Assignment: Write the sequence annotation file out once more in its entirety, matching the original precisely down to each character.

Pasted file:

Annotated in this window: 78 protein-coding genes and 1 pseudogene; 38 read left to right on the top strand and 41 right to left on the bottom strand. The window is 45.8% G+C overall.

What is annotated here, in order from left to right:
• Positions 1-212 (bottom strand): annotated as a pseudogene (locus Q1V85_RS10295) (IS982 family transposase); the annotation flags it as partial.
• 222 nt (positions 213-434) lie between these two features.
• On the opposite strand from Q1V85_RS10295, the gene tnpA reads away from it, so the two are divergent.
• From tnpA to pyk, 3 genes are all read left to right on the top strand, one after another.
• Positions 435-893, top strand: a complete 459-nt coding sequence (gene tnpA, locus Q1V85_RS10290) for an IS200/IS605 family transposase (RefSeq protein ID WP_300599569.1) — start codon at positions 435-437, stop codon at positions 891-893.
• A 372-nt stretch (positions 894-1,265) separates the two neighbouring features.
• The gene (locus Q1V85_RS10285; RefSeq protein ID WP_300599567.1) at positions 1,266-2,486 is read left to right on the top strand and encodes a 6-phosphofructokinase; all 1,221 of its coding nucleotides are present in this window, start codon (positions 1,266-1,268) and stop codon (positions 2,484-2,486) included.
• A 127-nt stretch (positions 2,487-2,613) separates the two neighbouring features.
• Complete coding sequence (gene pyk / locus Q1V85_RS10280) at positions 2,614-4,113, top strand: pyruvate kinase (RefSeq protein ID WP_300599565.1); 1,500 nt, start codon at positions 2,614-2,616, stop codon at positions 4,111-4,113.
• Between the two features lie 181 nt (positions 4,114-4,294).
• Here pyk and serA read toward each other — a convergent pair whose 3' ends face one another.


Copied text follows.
Annotated in this window: 78 protein-coding genes and 1 pseudogene; 38 read left to right on the top strand and 41 right to left on the bottom strand. The window is 45.8% G+C overall.

What is annotated here, in order from left to right:
• Positions 1-212 (bottom strand): annotated as a pseudogene (locus Q1V85_RS10295) (IS982 family transposase); the annotation flags it as partial.
• 222 nt (positions 213-434) lie between these two features.
• On the opposite strand from Q1V85_RS10295, the gene tnpA reads away from it, so the two are divergent.
• From tnpA to pyk, 3 genes are all read left to right on the top strand, one after another.
• Positions 435-893, top strand: a complete 459-nt coding sequence (gene tnpA, locus Q1V85_RS10290) for an IS200/IS605 family transposase (RefSeq protein ID WP_300599569.1) — start codon at positions 435-437, stop codon at positions 891-893.
• A 372-nt stretch (positions 894-1,265) separates the two neighbouring features.
• The gene (locus Q1V85_RS10285; RefSeq protein ID WP_300599567.1) at positions 1,266-2,486 is read left to right on the top strand and encodes a 6-phosphofructokinase; all 1,221 of its coding nucleotides are present in this window, start codon (positions 1,266-1,268) and stop codon (positions 2,484-2,486) included.
• A 127-nt stretch (positions 2,487-2,613) separates the two neighbouring features.
• Complete coding sequence (gene pyk / locus Q1V85_RS10280) at positions 2,614-4,113, top strand: pyruvate kinase (RefSeq protein ID WP_300599565.1); 1,500 nt, start codon at positions 2,614-2,616, stop codon at positions 4,111-4,113.
• Between the two features lie 181 nt (positions 4,114-4,294).
• Here pyk and serA read toward each other — a convergent pair whose 3' ends face one another.